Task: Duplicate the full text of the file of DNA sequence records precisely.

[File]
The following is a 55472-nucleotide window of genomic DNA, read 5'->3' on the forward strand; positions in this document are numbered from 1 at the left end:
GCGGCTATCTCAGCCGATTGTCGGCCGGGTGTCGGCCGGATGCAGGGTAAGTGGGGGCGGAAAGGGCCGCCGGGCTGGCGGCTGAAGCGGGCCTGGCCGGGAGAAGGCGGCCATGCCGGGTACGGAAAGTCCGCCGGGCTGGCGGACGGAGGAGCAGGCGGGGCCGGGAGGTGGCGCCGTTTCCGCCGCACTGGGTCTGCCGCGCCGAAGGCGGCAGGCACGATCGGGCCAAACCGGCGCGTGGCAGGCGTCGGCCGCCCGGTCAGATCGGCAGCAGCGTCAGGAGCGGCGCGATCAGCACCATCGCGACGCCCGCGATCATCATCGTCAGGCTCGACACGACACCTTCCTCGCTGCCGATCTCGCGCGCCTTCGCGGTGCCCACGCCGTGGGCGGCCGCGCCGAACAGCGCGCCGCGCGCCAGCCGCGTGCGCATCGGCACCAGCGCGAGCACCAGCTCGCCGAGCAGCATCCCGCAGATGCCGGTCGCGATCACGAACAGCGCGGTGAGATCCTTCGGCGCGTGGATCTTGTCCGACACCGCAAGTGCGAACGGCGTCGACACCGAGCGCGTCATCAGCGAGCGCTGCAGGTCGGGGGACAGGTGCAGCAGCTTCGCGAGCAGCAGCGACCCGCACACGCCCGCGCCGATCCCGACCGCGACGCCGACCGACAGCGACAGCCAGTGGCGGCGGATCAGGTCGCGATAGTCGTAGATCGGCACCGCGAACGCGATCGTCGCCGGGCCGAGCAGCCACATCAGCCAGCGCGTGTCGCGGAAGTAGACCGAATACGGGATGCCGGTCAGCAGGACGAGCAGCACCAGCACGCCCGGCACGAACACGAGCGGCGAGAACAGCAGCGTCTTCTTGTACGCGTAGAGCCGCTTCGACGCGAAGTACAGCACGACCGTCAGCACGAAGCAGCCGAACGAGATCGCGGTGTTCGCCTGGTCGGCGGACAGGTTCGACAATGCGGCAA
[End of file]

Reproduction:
The following is a 55472-nucleotide window of genomic DNA, read 5'->3' on the forward strand; positions in this document are numbered from 1 at the left end:
GCGGCTATCTCAGCCGATTGTCGGCCGGGTGTCGGCCGGATGCAGGGTAAGTGGGGGCGGAAAGGGCCGCCGGGCTGGCGGCTGAAGCGGGCCTGGCCGGGAGAAGGCGGCCATGCCGGGTACGGAAAGTCCGCCGGGCTGGCGGACGGAGGAGCAGGCGGGGCCGGGAGGTGGCGCCGTTTCCGCCGCACTGGGTCTGCCGCGCCGAAGGCGGCAGGCACGATCGGGCCAAACCGGCGCGTGGCAGGCGTCGGCCGCCCGGTCAGATCGGCAGCAGCGTCAGGAGCGGCGCGATCAGCACCATCGCGACGCCCGCGATCATCATCGTCAGGCTCGACACGACACCTTCCTCGCTGCCGATCTCGCGCGCCTTCGCGGTGCCCACGCCGTGGGCGGCCGCGCCGAACAGCGCGCCGCGCGCCAGCCGCGTGCGCATCGGCACCAGCGCGAGCACCAGCTCGCCGAGCAGCATCCCGCAGATGCCGGTCGCGATCACGAACAGCGCGGTGAGATCCTTCGGCGCGTGGATCTTGTCCGACACCGCAAGTGCGAACGGCGTCGACACCGAGCGCGTCATCAGCGAGCGCTGCAGGTCGGGGGACAGGTGCAGCAGCTTCGCGAGCAGCAGCGACCCGCACACGCCCGCGCCGATCCCGACCGCGACGCCGACCGACAGCGACAGCCAGTGGCGGCGGATCAGGTCGCGATAGTCGTAGATCGGCACCGCGAACGCGATCGTCGCCGGGCCGAGCAGCCACATCAGCCAGCGCGTGTCGCGGAAGTAGACCGAATACGGGATGCCGGTCAGCAGGACGAGCAGCACCAGCACGCCCGGCACGAACACGAGCGGCGAGAACAGCAGCGTCTTCTTGTACGCGTAGAGCCGCTTCGACGCGAAGTACAGCACGACCGTCAGCACGAAGCAGCCGAACGAGATCGCGGTGTTCGCCTGGTCGGCGGACAGGTTCGACAATGCGGCAA